I'm trying to learn quaternions and decided to implement my own quaternion class.

To test it I made a couple vertex shaders, one that gets a model matrix (calculated from the quaternion) and another that gets the rotation quaternion directly and rotates vertices in-shader.

I then feed these a quaternion that rotates around the Y axis t / 10000 radians (t = time):

const rotation = Quat.fromAxisAngle(new Vec3([0, 1, 0]), t / 10000)

The result surprises me because my model is rotating counter-clockwise but I expected it to rotate clockwise, since the angle is increasing (checked it, quat's xyz increase with time). Rotation around the X or Z axes is also backwards.

All translations as well as matrix rotations work as expected in my coordinate system. I suspect my formulas are wrong, and probably assume +Z is forward. If I transpose my model matrix (or post-multiply with it) it rotates as expected, which suggests it's a handedness problem.

Where are my formulas wrong and how can I understand the math behind this?


  • My matrices are column-major in memory (to match GLSL's mat4).
  • My coordinate system is +X right, +Y up, -Z forward.

My code

Quaternion from axis + angle

function fromAxisAngle(axis: Vec3, angle: number, dest = new Quat()): Quat {
  angle *= 0.5
  const sin = Math.sin(angle)

  dest.x = axis.x * sin
  dest.y = axis.y * sin
  dest.z = axis.z * sin
  dest.w = Math.cos(angle)

  return dest

Note: I noticed if I negate this quaternion's x, y and z, everthing works as expected. Is this the root cause? I thought quaternions didn't have handedness!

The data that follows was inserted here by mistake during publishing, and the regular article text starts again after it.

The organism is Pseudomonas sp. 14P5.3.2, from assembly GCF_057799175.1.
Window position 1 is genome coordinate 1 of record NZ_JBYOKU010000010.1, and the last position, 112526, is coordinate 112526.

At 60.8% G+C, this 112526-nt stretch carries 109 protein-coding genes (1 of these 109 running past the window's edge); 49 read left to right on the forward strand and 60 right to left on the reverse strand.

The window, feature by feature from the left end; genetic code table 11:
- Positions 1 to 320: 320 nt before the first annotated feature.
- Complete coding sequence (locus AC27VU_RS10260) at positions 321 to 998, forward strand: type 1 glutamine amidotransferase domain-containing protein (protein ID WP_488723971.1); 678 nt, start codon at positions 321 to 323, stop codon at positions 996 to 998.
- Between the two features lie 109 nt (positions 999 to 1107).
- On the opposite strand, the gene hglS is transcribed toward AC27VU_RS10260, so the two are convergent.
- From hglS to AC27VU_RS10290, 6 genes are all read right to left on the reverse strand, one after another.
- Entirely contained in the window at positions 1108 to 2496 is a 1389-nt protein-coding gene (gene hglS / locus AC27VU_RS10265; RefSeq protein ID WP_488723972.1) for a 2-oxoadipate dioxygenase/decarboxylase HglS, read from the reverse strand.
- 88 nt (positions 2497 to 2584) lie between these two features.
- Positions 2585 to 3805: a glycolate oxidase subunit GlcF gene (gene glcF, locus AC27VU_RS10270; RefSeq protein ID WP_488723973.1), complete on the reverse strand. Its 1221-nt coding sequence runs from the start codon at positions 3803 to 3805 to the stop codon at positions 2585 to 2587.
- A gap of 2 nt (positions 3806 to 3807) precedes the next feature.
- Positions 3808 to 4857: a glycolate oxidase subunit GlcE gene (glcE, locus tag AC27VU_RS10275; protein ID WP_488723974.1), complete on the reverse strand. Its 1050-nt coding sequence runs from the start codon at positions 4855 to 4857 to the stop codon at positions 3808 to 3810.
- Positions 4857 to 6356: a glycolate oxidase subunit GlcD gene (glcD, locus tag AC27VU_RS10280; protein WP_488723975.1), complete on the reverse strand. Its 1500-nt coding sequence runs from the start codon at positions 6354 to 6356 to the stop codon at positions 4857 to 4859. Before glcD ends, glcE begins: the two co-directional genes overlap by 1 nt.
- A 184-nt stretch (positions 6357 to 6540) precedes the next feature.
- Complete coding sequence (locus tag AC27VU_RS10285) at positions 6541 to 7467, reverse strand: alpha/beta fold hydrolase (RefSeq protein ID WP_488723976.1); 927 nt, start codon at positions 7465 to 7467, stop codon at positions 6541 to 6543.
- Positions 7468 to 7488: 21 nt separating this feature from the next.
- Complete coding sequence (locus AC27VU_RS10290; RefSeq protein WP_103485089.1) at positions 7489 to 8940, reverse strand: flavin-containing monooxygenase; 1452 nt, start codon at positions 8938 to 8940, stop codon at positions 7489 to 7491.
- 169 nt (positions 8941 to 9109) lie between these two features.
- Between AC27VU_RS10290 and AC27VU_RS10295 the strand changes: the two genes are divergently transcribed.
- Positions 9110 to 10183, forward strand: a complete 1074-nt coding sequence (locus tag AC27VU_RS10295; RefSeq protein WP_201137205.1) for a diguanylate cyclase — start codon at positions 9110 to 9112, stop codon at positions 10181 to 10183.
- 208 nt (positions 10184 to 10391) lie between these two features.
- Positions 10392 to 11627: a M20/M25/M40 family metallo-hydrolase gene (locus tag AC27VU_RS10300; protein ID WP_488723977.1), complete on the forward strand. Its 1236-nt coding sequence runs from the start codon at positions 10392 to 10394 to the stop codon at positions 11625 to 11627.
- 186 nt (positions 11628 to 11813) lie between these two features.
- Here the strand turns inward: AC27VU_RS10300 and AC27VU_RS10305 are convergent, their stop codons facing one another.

Since this is actually just inverting the quaternion (and thus its rotation) I'm afraid I'm just patching over the root cause. I don't want to patch the issue, I want to fix my math!

Matrix from quaternion

toMat4(dest = new Mat4()): Mat4 {
  const { x, y, z, w } = this

  const x2 = x + x
  const y2 = y + y
  const z2 = z + z

  const xx = x * x2
  const xy = x * y2
  const xz = x * z2
  const yy = y * y2
  const yz = y * z2
  const zz = z * z2
  const wx = w * x2
  const wy = w * y2
  const wz = w * z2

  // Notice matrix is column-major
  // Source:
  // https://en.wikipedia.org/wiki/Quaternions_and_spatial_rotation#Quaternion-derived_rotation_matrix
    1 - (yy + zz), xy - wz,       xz + wy,       0,
    xy + wz,       1 - (xx + zz), yz - wx,       0,
    xz - wy,       yz + wx,       1 - (xx + yy), 0,
    0,             0,             0,             1,

  return dest

Matrix vertex shader

precision mediump float;

attribute vec3 aVertexPosition;
attribute vec2 aVertexUV;

uniform mat4 uModelMatrix;
uniform mat4 uViewMatrix;
uniform mat4 uProjectionMatrix;

varying vec2 vUV;

void main(void) {
  vUV = aVertexUV;

  gl_Position = uProjectionMatrix * uViewMatrix * uModelMatrix * vec4(aVertexPosition.xyz, 1.0);

Quaternion vertex shader

precision mediump float;

attribute vec3 aVertexPosition;
attribute vec2 aVertexUV;

struct Transform {
  float scale;
  vec3 translation;
  vec4 rotation;

uniform Transform uModel;
uniform Transform uView;
uniform mat4 uProjection;

varying vec2 vUV;

// Source:
// https://twistedpairdevelopment.wordpress.com/2013/02/11/rotating-a-vector-by-a-quaternion-in-glsl/
vec3 rotateVector(vec4 quat, vec3 vec) {
  return vec + 2.0 * cross(cross(vec, quat.xyz) + quat.w * vec, quat.xyz);

void main(void) {
  vUV = aVertexUV;

  vec3 world = rotateVector(uModel.rotation, aVertexPosition * uModel.scale) + uModel.translation;
  vec3 view = rotateVector(uView.rotation, world * uView.scale) + uView.translation;

  gl_Position = uProjection * vec4(view, 1.0);

1 Answer 1


Turns out my quaternion rotations are completely fine. Positive rotations are CCW in right-handed coordinate systems[1].

My rotation matrix functions were the ones rotating backwards! And in fact they were transposed by mistake.

[1] https://www.evl.uic.edu/ralph/508S98/coordinates.html


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